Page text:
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اور ان پر اور کاروبر)

: ر روز مرہ ، را پاره کرد که در دربار او را

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Published by Nuttall Fisher Dirn, Liverpool March 188

THE NEW YORK PUBLIC LIBRARY.

ASTOR, LENOX AND
TILDEN FOUNDATIONS.

66

and so suddenly altered ; till at last, all of a sudden, Her Royal Highness left her seat, and joined them, saying, (with an arch look at Lady De Clifford)

Well, my dear young ladies, I hope I have given you enough of royal dignity-I have thrown that aside, and now I act the part of a friend !”

During her three summers' residence at Bognor, the Jubilee in honour of His Majesty was celebrated; and Mrs. Wilson, in commemoration of that event, established a school for the education of poor children. Of this school, Her Royal Highness became the patroness; and, under her auspices, and the benevolent exertions of the foundress, aided by the voluntary subscriptions of the inhabitants and visitors, the Jubilee School flourished. The promoters were at length encouraged to erect a new schoolhouse. The plan for this new school was only a very short time ago presented to the Princess for her approbation, and a very handsome sum was immediately subscribed by Her Royal Highness, towards defraying the expense of the building. The Earl of Arran, a resident at Bognor, and one of the earliest friends of Her Royal Highness, laid the first stone, under the direction of the Princess; on which occasion a public breakfast was given by his Lordship.

This may be quoted as one of the many instances of the manner in which this excellent Princess went about doing good; but by her death the Bognor Jubilee School, and many other excellent institutions, have lost a munificent benefactress; and by that lamentable event, some of the brightest hopes of the nation have been suddenly, and perhaps irreparably crushed.

CHAP. IV.

on

Remarks on Constitutional Government.--Eulogium

His Majesty.--Regency Administration. Party at Carlton House. ----Anecdotes.- Letter of the Princess of Wales to the Prince Regent. Princess Charlotte's Residence at Windsor.Musical Anecdotes.- Birth-day observed on her coming of Age.- Féte at Carlton House.-Residence of the Princess at Warwick House.— Further Anecdotes.--Removes to Cranbourn Lodge. -Rejects the Prince of Orange.-Departure of the Princess of Wales from England. - First Meeting of the Princess Charlotte with Prince Leopold. Prince Leopold's hasty Return to the Continent.-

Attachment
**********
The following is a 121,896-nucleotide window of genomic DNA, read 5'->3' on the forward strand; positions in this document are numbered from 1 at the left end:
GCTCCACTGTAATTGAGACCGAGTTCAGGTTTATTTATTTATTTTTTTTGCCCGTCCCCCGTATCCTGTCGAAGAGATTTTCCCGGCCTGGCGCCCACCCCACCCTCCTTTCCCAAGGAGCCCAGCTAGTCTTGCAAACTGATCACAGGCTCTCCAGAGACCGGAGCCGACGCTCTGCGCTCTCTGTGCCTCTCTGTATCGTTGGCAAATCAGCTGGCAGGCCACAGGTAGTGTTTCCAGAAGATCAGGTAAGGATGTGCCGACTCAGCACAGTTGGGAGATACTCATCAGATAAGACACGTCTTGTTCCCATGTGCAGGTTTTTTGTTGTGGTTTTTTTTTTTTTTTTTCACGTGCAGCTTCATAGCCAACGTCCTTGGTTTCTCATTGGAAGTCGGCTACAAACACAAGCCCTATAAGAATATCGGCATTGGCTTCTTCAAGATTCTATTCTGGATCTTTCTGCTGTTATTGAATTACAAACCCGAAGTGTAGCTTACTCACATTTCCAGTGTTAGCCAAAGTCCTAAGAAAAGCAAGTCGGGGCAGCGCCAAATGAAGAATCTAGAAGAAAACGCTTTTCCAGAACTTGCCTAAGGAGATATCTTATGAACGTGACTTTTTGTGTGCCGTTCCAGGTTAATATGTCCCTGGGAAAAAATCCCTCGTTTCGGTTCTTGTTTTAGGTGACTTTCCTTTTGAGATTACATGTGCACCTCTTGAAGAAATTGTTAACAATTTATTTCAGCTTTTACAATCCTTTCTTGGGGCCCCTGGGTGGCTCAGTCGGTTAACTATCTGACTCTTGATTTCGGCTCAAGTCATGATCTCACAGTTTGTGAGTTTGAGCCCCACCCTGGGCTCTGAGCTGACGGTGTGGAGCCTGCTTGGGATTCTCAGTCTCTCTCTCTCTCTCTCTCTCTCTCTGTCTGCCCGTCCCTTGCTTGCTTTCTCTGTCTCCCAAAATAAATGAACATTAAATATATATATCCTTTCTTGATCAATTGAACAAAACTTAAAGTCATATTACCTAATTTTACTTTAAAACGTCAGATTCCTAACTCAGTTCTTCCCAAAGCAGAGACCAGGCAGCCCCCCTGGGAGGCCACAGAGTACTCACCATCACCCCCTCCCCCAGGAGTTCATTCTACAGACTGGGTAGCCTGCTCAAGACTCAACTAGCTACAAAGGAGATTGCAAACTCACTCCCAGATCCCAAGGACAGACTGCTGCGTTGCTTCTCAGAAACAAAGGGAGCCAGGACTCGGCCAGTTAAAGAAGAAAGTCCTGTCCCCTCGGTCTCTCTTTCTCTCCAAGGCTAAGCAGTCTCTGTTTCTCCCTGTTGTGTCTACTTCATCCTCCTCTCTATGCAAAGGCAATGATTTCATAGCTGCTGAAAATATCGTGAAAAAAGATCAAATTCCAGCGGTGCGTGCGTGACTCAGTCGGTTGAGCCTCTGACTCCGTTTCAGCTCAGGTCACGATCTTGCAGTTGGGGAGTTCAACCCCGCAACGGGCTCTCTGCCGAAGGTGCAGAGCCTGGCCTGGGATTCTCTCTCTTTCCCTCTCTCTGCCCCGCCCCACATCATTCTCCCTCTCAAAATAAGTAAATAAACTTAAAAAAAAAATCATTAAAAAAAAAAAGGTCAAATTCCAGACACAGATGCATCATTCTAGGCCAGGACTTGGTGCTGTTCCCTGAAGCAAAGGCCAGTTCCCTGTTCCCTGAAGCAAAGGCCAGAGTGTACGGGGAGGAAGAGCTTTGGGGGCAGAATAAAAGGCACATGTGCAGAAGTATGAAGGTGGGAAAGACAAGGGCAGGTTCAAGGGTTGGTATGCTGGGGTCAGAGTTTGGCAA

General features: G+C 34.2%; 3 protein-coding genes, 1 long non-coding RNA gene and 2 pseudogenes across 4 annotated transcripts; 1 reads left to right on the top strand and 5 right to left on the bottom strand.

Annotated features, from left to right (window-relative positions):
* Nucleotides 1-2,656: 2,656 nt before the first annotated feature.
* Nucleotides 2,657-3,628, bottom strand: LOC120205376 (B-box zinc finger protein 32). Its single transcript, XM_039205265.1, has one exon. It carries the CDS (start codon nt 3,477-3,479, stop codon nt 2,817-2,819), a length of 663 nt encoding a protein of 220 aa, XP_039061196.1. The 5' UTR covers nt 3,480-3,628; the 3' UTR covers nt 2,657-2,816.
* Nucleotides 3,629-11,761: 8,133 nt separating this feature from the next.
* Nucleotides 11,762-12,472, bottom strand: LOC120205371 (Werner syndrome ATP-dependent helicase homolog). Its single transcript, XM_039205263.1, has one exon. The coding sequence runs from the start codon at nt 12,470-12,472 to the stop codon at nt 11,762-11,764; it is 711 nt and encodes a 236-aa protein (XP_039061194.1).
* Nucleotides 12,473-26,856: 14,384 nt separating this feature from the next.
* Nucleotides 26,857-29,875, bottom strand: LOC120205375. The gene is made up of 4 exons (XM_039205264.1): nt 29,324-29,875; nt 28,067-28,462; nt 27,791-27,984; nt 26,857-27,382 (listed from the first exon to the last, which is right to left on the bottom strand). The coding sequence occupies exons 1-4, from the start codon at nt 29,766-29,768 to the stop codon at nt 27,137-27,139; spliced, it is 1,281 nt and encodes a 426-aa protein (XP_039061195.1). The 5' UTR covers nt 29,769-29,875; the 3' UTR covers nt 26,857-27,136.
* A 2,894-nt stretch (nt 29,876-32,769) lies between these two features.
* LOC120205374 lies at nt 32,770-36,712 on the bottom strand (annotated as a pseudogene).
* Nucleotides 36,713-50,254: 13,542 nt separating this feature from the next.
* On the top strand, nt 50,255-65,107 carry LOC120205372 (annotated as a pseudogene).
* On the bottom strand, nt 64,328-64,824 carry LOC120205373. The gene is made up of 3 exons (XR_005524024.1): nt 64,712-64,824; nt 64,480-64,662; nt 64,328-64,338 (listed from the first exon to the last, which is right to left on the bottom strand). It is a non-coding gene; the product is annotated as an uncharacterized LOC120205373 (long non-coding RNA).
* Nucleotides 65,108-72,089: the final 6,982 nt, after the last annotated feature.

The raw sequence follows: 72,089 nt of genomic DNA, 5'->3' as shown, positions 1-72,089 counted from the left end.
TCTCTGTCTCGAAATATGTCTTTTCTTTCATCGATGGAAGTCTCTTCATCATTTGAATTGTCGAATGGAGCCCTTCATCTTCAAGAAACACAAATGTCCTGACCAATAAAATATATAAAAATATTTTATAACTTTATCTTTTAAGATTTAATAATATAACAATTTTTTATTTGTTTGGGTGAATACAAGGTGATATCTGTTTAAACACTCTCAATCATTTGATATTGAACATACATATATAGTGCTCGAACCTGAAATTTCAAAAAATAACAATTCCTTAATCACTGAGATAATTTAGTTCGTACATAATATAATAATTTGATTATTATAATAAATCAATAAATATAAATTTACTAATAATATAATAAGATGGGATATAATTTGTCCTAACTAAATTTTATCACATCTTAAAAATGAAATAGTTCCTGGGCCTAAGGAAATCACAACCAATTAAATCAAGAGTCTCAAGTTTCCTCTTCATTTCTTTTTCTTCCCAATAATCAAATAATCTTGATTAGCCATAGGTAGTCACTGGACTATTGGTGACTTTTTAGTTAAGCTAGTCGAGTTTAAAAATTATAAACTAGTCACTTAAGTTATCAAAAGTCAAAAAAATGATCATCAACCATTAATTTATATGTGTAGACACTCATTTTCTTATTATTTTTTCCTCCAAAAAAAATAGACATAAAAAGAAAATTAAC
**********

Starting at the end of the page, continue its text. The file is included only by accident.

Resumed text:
History of his Family, &c. &c. BEFORE we enter on the immediate business of the Regency, it may be necessary to take a cursory review of the ground over which we have passed. Though we have not attempted to give an historical detail of the Succession of the British Monarchs, our plan having limited us only to a chronological account of the Houses of Brunswick and Stuart; yet, even in this short review, constitutional and anti-constitutional Potentates and Governments have, more than once, been presented to our notice. On the one hand, we have seen Kings acting contrary to the Constitution, and thereby producing incalculable evils both to themselves and to the empire. On the other hand, we have seen the subjects rising up against the law; and, slighting every ordinance of God, have whelmed the nation in anarchy and confusion. In both these cases, the true principles of government have been either kept out of sight or forgotten; rebellion has been justified on principles which, if generally adopted, would unsettle, if not destroy, all the governinents in the universe; and

cause the rights, both divine and civil, which the Sovereign receives for the benefit of the people, to be questioned, contradicted, ill defined, or misunderstood.

On the obligations under which a people are laid to obey a constitutional Governor:-the essential nature of the principles on which these obligations are founded :—the utter sinfulness of rebellion against any Prince who rules according to the laws, -we have met with nothing so full and satisfactory, as in the fol

lowing observations of Dr. Adam Clarke, in which · the subject is handled with much precision and constitutional argument; and as these observations are closed with a forcible, but just eulogium on the private and public character of our venerable Sovereign, and touch other points of no mean importance to the peace of the nation, we shall, no doubt, have the author's permission to give them a more extensive degree of publicity, and shall, without hesitation, anticipate the thanks of our Readers.

Speaking of the principles of all civil government, Dr. Clarke observes :

“ As God is the origin of power, and the Supreme Governor of the universe, he delegates authority to whomsoever he will; and though, in many cases, the Governor himself may not be of God, yet, civil government is of him; for, without this, there could be no society, no security, no private property; all would be confusion and anarchy; and the habitable world would soon be depopulated. In ancient times, God, in an especial manner, on many occasions, appointed the individual who was to govern, and he accordingly governed by a Divine right; as in the case of Moses, Joshua, the Hebrew judges, and several of the Israelitish kings. In after times, and to the present day, he does that by a general superintending Providence, which he did before by especial designation. In all nations of the earth, there is what may be called a Constitution, a plan by which a particular country or state is governed;

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